Monday, January 6, 2014
Between Books - The Disneyland Story
I loved Sam Gennawey's Walt and the Promise of Progress City. So I was pretty excited about the idea of him writing a Disneyland history. When I got my hands on The Disneyland Story, it looked small from the outside and thought it would take me less than 10 days to plow through this text. Instead, it took me around 3 weeks (maybe more) because this exhaustive book is not one that a reader can or should blow through quickly.
The Disneyland Story: The Unofficial Guide to the Evolution of Walt Disney's Dream by Sam Gennawey is as promised an exhaustive history of the Disneyland resort including origins, evolution, trends and important figures. Gennawey argues that Walt Disney had three children; Diane, Sharon and Disneyland. And like all children, Disneyland grew up! And it is the progress of the resort from a dream of a small park across the street from the Disney studio lot to a vibrant two parks, three hotels and a shopping district that it is today that Gennawey captures. Gennawey discusses not just the pieces of Disneyland that made it from concept to implementation, but the stalled and failed plans like WESTCOT. And most of all, what Gennawey captures is a fluid changing park that was constantly on the move as it grew from infant hood to adulthood.
The Disneyland Story is a strong historical monograph. It is well researched, cited and structured and demonstrates the maturity that Disney history has reached. This book would feel comfortable sitting within a history classroom or in the history section of the library. It is not a guidebook, though it is connected to The Unofficial Guide. It is a serious and thoughtful history down to its thesis that Walt Disney had three children with one being a theme park. And as a work of history, it easily could be used as a guide in teaching a course on the history of Disneyland or the life of Walt Disney. And I expect that it will be used to help support future Disney historical projects, even if it is only to examine the large bibliography.
The writing itself is clear, but dense. The book's size is misleading, as every page is packed with type. And because of its density I would not call it a easy vacation read. This is a book, an essential Between Book, for serious fans and researchers of the Disneyland Resort. I found that my reading pace slowed as I took in the entire story of the park, and that pace was due to the amount of information presented to me. But though it was a slow read, Gennawey's writing was quite clear and did not hinder the large amount of information bombarding me.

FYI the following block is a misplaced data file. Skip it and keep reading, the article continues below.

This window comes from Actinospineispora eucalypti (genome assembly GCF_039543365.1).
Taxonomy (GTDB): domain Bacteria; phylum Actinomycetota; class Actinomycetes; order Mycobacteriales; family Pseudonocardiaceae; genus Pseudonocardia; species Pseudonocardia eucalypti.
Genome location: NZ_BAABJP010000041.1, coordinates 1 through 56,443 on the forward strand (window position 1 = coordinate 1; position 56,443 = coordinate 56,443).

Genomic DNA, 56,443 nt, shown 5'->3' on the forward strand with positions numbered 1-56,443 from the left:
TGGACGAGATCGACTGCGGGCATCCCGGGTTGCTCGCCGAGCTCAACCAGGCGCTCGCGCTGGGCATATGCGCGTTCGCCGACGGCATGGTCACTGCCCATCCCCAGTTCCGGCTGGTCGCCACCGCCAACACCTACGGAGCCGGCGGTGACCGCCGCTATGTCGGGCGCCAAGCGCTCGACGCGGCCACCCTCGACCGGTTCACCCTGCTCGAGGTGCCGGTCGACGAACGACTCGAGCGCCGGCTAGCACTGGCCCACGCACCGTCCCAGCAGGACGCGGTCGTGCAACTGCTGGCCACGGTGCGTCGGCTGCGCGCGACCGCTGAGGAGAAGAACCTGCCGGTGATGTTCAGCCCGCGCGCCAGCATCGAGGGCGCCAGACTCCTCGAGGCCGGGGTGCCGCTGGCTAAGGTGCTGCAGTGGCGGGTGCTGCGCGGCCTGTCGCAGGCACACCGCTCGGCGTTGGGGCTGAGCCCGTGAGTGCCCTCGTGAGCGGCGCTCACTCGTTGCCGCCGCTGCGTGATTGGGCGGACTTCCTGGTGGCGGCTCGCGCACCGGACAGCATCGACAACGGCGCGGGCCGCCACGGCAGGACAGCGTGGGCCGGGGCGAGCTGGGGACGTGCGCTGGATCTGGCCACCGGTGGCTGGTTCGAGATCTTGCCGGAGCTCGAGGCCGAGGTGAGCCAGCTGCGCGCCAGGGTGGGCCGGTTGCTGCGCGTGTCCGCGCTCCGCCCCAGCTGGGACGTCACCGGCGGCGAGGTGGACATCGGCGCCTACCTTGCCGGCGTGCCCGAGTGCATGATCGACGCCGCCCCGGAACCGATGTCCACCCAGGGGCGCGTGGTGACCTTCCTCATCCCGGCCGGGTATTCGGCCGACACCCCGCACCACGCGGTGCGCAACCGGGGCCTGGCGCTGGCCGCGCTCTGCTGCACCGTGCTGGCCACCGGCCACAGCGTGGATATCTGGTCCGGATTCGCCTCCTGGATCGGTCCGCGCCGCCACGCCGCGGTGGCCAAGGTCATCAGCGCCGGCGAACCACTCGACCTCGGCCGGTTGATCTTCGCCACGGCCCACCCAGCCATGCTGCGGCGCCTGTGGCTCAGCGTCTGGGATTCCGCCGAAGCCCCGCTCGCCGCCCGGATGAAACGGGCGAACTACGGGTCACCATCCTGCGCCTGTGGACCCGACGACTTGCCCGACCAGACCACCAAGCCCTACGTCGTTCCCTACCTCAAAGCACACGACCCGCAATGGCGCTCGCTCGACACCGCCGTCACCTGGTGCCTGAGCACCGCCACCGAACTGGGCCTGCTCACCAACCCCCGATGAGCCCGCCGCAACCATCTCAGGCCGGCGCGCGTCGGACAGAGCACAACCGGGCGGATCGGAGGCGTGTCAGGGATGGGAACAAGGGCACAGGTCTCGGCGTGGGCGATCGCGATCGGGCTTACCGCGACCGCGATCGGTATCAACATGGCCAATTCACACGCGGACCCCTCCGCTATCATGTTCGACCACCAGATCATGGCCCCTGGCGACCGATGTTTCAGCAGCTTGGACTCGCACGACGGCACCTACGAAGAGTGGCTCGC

If anything, based on my own academic background, I wish that Gennawey had reminded us more frequently of his thesis of Walt Disney's three children. I can see how after Walt Disney's death that the thesis may have weakened due to a lack of involvement by the creator. However, children, including Disney's own, do lose parents and continue to mature and grow as they reach reach middle age and beyond.
Yes, if you are familiar with Disney history there are plently of facts that you already know. However, there are more you do not. I found myself amused over some of the little things, such as the compensation that Art Linkletter received for hosting opening day. And I am sure he was well compensated for years after (like a decade). Additionally, having all of Disneyland history in one volume really underlines the vast amount of change that has occurred within Disneyland. Disneyland really is a living organism and it is far from a monument. It changes constantly, which makes it difficult to complain about future changes. Additionally, Gennawey provides a history of something often neglected, the story of the Park's relationship with the city of Anaheim itself. The addition of Walt's Park greatly changed the sleepy rural community into the metropolitan area it is today.
If you have a Between Books library, you will need a copy of The Disneyland Story. It is the most affordable and complete Disneyland history currently available. Basically if you read books about Disney history, well you need this volume.
Review Copy Provided for Purposes of Review